This industry snapshot comes courtesy of UK-based online pharma intelligence provider, Piribo, after a survey of its webstats for January to mid-June 2006.
The intense focus on sales pinnacles a shift from the top preoccupations of 2005, when India, generic drugs and patent expiries were the hottest subjects and sales, covered by market share by company or country and top selling drugs, didn't feature at all.
"The fact that sales has been the most important subject must be positive for the ethical industry, as it fights back against the threats of expiring patents and generic competition which preoccupied the industry last year," said Edwin Bailey, managing director of piribo.com.
Subjects filling the remaining top ten spots this year include Europe, patents, cancer, USA, clinical, marketing and drug pipelines, said Piribo.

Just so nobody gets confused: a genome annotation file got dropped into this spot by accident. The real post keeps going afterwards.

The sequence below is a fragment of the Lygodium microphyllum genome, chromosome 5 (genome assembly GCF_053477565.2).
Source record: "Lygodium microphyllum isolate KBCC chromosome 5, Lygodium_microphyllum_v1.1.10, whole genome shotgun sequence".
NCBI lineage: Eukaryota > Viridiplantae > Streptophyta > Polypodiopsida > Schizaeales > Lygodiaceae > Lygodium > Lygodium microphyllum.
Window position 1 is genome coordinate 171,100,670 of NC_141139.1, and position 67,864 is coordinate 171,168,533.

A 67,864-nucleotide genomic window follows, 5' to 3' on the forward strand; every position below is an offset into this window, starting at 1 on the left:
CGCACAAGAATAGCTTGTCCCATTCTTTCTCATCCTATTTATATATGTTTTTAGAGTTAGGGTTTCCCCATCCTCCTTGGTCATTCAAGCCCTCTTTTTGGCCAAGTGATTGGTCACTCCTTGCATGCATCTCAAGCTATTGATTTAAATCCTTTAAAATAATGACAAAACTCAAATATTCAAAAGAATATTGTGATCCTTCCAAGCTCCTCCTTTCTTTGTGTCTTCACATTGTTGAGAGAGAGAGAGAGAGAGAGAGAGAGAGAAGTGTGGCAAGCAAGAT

These are in stark contrast to the topics of interest highlighted by Piribo at the end of last year, which included pricing and reimbursement, Alzheimer's disease, clinical trials, intellectual property, pain and biotechnology - demonstrating that the shift in pharma industry focus has branched beyond the top spot.
There was also a fresh face at the top of the list of pharma companies attracting the most interest, with Pfizer - who did not feature in last year's top five - claiming the top spot.
GlaxoSmithKline, Johnson & Johnson, Merck and sanofi aventis also attracted a great deal of attention, however, Bristol-Myers Squibb - the most popular company searched for in 2005 - was nowhere to be seen in this year's top five.
Piribo said that interest in the pharma information on its websites came from countries across 80 per cent of the globe, with the most active researchers in the US, UK and India, as per last year.
Of great interest is the fact that the United Arab Emirates, showing a 6,200 per cent increase in activity came in fourth place, with Russia in fifth. Hits from Germany fell again this year from fourth place to seventh.
"The considerable interest coming from the Arab countries is intriguing," said Bailey.
"Less surprising is the interest from Russia whose pharma market is forecast to reach $7.5bn (€5.9bn) by 2010."